Dr. Goodin is an Associate Professor of Psychology and Co-Director of the newly developed UAB Center for Addiction & Pain Prevention & Intervention (CAPPI) Dr. Goodin has a significant amount of experience in musculoskeletal pain and disparities research, including a strong track record of mentoring beginning clinician scientists in patient-oriented research. His program of research includes studies designed to identify biopsychosocial mechanisms contributing to clinical and experimental pain responses, and more recently, studies examining the intersection of pain and substance use disorders. For more than 10 years, his research has used quantitative sensory testing to characterize the functioning of the pain processing system in healthy individuals and in people with clinical pain conditions. He currently serves as the PI of the Examining Racial and SocioEconomic Disparities (ERASED) in Low Back Pain Study (R01MD010441) and the site PI of the Pain Relief for Osteoarthritis through Combined Treatments (PROACT) study (R37AG033906; PI: Roger Fillingim). Additionally, Dr. Goodin is also the PI of the HIV Insomnia Pain Physical function and Inflammation (HIPPI) study (R01HL147603), a laboratory-based study designed to examine whether insomnia drives inflammation, as well as experimental and clinical pain reports in people living with HIV.
Melissa Day, PhD, The University of Queensland, Australia
Dr. Day completed her M.A. and Ph.D. in Clinical Health Psychology and post-doctoral research fellowship in pain psychology at the University of Washington. She is now an endorsed Clinical Psychologist and Health Psychologist in Australia and works as an Associate Professor in the School of Psychology at The University of Queensland. Dr. Day’s program of research has focused on implementing randomized controlled trials to evaluate the efficacy and mechanisms of cognitive-behavioral and mindfulness-based interventions for chronic pain conditions. She recently published a sole authored book with Wiley titled, “Mindfulness-Based Cognitive Therapy for Chronic Pain: A Clinical Manual and Guide”.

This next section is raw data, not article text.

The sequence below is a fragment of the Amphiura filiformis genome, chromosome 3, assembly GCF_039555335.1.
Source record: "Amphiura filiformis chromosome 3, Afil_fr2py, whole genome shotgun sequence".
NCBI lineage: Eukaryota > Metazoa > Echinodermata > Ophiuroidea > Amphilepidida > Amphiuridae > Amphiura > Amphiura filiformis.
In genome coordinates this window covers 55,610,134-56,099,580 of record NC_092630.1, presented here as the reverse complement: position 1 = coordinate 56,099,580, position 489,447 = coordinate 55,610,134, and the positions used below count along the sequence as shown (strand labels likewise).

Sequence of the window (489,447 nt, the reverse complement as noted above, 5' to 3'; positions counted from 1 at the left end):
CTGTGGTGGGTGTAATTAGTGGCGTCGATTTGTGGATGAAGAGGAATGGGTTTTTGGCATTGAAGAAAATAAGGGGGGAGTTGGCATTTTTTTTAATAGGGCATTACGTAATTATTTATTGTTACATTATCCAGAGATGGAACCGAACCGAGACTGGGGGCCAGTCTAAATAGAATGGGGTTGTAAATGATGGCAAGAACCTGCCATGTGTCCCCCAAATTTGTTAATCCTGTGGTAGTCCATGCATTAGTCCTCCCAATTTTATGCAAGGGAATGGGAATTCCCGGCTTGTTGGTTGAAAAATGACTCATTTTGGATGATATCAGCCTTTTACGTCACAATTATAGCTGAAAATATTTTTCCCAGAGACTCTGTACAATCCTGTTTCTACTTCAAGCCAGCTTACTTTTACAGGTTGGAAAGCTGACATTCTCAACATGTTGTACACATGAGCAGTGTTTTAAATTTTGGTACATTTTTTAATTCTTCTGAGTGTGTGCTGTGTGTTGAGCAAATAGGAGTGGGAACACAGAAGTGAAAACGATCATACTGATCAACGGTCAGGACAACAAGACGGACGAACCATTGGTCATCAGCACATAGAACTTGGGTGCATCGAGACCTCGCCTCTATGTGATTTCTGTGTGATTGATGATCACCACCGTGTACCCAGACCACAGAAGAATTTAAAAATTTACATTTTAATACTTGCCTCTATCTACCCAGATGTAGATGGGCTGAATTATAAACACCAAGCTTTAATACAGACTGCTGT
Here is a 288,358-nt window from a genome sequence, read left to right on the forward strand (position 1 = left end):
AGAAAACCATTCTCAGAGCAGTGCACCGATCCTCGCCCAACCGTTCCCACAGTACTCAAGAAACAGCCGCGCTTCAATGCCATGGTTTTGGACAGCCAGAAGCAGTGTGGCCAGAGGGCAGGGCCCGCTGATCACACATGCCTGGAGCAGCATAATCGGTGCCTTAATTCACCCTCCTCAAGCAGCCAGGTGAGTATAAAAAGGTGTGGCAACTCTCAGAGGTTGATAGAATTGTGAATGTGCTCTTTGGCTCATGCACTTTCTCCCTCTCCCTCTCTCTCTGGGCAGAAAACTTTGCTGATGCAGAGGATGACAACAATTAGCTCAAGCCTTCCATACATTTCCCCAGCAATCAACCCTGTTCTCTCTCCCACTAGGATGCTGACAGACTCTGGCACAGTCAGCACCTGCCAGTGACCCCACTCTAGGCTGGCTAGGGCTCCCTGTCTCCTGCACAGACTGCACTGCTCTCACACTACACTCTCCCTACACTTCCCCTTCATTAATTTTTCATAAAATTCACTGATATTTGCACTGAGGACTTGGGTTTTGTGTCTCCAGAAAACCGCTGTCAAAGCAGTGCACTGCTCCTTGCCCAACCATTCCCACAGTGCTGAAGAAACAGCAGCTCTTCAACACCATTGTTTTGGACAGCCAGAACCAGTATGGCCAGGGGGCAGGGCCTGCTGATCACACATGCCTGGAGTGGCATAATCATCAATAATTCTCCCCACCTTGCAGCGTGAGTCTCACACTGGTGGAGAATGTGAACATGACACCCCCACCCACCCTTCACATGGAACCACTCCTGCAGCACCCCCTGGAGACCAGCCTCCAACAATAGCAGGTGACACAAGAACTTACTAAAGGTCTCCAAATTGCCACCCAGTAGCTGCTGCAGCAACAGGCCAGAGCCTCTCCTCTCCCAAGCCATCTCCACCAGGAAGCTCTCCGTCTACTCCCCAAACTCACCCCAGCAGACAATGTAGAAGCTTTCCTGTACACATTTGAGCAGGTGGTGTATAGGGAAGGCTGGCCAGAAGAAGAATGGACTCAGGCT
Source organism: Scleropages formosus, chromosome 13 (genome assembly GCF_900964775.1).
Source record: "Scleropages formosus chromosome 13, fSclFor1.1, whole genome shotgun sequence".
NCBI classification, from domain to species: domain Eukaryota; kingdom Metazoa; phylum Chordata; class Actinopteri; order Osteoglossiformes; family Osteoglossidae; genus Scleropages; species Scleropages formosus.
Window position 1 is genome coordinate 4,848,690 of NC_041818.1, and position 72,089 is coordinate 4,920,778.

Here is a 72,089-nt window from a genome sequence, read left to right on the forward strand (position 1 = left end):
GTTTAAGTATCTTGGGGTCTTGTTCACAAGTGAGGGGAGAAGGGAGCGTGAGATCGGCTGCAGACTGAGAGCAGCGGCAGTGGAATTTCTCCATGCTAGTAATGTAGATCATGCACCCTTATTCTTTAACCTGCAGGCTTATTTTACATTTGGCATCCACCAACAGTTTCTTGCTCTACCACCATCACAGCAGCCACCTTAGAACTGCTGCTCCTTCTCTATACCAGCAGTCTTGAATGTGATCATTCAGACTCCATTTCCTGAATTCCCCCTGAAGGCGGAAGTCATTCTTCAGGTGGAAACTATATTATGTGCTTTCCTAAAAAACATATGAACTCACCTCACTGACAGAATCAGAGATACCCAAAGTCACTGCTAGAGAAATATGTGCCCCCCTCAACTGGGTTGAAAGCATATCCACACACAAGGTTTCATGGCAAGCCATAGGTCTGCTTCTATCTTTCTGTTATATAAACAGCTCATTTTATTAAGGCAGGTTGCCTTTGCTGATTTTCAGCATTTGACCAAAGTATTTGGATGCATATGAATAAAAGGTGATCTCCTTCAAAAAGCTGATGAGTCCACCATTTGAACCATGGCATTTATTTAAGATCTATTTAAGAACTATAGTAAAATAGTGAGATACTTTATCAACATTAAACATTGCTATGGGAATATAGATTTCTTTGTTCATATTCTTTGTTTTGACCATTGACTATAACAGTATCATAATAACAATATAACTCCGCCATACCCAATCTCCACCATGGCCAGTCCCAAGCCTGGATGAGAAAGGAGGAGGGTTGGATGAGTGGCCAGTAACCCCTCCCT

Kimberly Sibille, PhD, MA, University of Florida, United States
Dr. Sibille is an Associate Professor in the Departments of Physical Medicine & Rehabilitation and Anesthesiology, Division of Pain Medicine in the College of Medicine at the University of Florida and the Director of the Pain TRAIL, Translational Research in Assessment and Intervention Lab. She has a background in exercise science, a Master’s degree in Counselor Education, a Doctoral degree in Psychology/Clinical Psychology with concentrations in Neuropsychology and Health Psychology, and Post-Doctoral training in Clinical/Translational Pain Research. Her research efforts are specific to investigating the biological interface of chronic pain, resilience, and factors contributing to health disparities. Based on an established physiological model, her lab has developed a pain phenotyping measure, Chronic Pain Stage, with findings spanning biological, cognitive, and physical functioning. Additionally, research is underway on a pain resilience index that is biologically predictive and clinically applicable. She is currently funded by the National Institute on Aging and the National Institute of Mental Health. Previous funding includes the National Institute of Arthritis and Musculoskeletal and Skin Diseases, the American Pain Society, the International Association for the Study of Pain, and the University of Florida Clinical and Translational Science Institute. Her research aspirations are to increase understanding of the biological interface of chronic pain and associated factors; to formulate a clinical composite for assessing and evaluating treatment interventions; and to identify strategies and targets to prevent, reduce or ameliorate chronic pain and enhance functioning.